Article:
Bleeding & Cramping
Bleeding in Pregnancy
What are the possible causes of bleeding or spotting?
- Cervical friability (i.e. cervix that bleeds easily for benign reasons)
- Growth spurt (common around 12 weeks, again around 20 weeks – often with cramping)
- Irritation or trauma, especially if infection, cervical cyst or polyp present
- Unknown cause
- Implantation spotting (i.e. as the fertilized egg attaches itself to the uterus it may cause some irritation and bleeding)
- Ectopic pregnancy (i.e. the embryo is growing outside the uterus)
- Cervical dilation
- Early labor “show” (a sign of cervical dilation starting to happen)
SECOND & THIRD TRIMESTERS
When should I worry about miscarriage?
Obviously miscarriage is what everyone worries about whenever they see spotting.
THE GOOD NEWS
One in three women experience spotting or bleeding in pregnancy. Only 50% of these go on to have miscarriages, the majority in the first trimester.
While 40% of pregnancies end up in miscarriage, most of these are before 4 weeks of pregnancy (i.e. 2 weeks post conception, when you would miss your period). After 4 weeks, the miscarriage rate goes down to 15%. In addition, once your baby’s heartbeat has been heard, the chance of miscarriage goes down to 5%.
Part of the reason that so many pregnant women experience spotting is that there is a tremendous increase in blood volume, which means that capillaries in the cervix are easily disturbed causing bleeding. This is the equivalent of having your gums bleed after brushing or starting a nosebleed by blowing your nose – both things that many pregnant women also experience for the same reason. An average non-pregnant woman has about 4 litres of blood. The same woman when pregnant will increase her blood volume to over 6 litres! With this large increase, some of it may “leak” out sometimes.
THE BAD NEWS
Miscarriage cannot be predicted, only diagnosed. If you are having signs of a threatened miscarriage, your midwife may be able to send you for some testing:
- Ultrasound will be able to determine if the embryo is implanted inside the uterus, and once you are past 6-7 weeks, if there is a heartbeat.
- Early in the first trimester, bloodwork that is repeated every 48 hours will be able to demonstrate whether your pregnancy hormones are increasing at an expected rate.
- If you are beyond 10-12 weeks gestation, your midwife may be able to find your baby’s heartbeat in the clinic with a Doppler.
In any case, by the time the bloodwork results are returned or an ultrasound appointment can be made, the situation will often have made itself obvious (i.e. either the bleeding stops, or becomes heavier and clearly a miscarriage).
Can I prevent miscarriage?
- Miscarriage cannot be prevented if it is meant to happen.
- The same is true about causing miscarriage: nothing will induce miscarriage (except a medical abortion), if the pregnancy is meant to continue
Self-care is never a bad idea, if you are having some spotting, bleeding or cramping. Stay well hydrated, keep your bladder empty to prevent uterine irritation, rest and relax – these will often help settle any bleeding that is not caused by an impending miscarriage.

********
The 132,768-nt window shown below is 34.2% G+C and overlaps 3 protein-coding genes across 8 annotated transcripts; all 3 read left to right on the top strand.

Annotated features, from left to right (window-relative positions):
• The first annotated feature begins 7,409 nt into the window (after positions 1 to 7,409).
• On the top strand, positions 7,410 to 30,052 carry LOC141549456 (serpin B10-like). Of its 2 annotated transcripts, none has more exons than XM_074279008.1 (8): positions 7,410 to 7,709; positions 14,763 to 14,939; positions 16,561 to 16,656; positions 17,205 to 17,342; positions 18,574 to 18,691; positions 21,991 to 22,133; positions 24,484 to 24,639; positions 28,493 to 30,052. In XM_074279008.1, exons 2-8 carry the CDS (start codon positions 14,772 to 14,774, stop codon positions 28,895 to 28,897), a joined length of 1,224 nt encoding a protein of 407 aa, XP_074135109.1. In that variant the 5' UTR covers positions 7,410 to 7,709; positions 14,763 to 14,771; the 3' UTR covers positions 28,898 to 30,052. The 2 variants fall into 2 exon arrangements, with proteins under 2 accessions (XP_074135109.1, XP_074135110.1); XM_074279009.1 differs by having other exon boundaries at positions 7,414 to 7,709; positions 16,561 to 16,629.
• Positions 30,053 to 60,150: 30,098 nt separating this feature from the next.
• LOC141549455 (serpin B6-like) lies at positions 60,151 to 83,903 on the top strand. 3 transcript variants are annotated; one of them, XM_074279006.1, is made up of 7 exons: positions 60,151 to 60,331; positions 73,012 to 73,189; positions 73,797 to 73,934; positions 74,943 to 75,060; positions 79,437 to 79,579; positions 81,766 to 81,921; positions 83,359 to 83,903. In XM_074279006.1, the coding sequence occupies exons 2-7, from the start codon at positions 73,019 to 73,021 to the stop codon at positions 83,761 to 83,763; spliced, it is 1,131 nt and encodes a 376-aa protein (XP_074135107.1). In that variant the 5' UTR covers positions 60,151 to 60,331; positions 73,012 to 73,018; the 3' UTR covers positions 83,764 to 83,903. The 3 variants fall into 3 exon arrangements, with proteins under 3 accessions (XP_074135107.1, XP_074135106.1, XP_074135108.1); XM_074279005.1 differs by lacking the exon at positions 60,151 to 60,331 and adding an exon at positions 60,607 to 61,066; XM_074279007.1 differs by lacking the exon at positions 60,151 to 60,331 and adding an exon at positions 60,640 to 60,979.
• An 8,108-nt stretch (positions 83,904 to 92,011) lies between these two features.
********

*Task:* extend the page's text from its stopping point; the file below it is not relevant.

What can I expect if I do have a miscarriage?
What to expect depends on how far along you are, and how the miscarriage is diagnosed. Generally, the later your gestation, the more physically intense the experience.
Typically, the first sign may be spotting that progresses from brown to red over a few hours or days, then has a few hours of very intense cramping and heavy bleeding, subsiding into regular bleeding like a normal period. You may pass some clots or tissue.
Or the (impending) miscarriage may be diagnosed during an ultrasound. If this is the case, you have two options:
- EXPECTANT MANAGEMENT i.e. waiting for your body to complete the miscarriage on its own. Sometimes this happens immediately. Sometimes it takes days to weeks. Acupuncture and/or certain herbs are safe to use to hasten this process – if you are interested, the herbalists at Gaia Gardens Herbal Pharmacy can help.
- MEDICAL MANAGEMENT i.e. inducing the miscarriage. A medically-induced miscarriage may include using medication to cause the uterus to contract and expel its contents; or it may include dilating your cervix and evacuating the uterus with instruments, under either local or general anesthetic. This latter procedure is occasionally necessary when miscarriages don’t complete on their own.
What if I am past the first trimester?
Once you are past the first trimester, it is unlikely you are losing the pregnancy. As in the first trimester, most causes of second and third trimester bleeding are benign, but at the same time should still be monitored.
When should I contact my care provider?
Does not need immediate assessment unless further symptoms develop:
- Brown or pink spotting
- Small amount of fresh red spotting, less than 1 tablespoon (i.e. less than a panty liner)
Care provider should be aware. Further assessment may or may not be necessary.
- Red bleeding, more than 1 tablespoon (i.e. more than a panty liner)
- Vaginal discharge has noticeably increased recently, has a bad smell, or is causing itchiness/irritation.
- Ongoing spotting over a period of days or weeks
- Rh negative bloodtype
Page care provider right away. Further assessment will likely be necessary.
- Fully soaking >1 large maxi pad in an hour
- Spotting or bleeding with any of the following:
- Nausea or vomiting
- Foul discharge
- Shock symptoms … cold, clammy, shivery, dizziness, mental fog
- Bleeding heavier than a period >24 hours
- Severe abdominal pain
- Pain during intercourse, especially if <9 weeks pregnant
- Pain during urination
- Known placenta previa
- Preterm labor symptoms
- Contractions increasing in intensity, frequency and duration
- Gush of fluid from vagina
- Lower back pain, especially if rhythmic and progressive
- Noticeable increase in pelvic pressure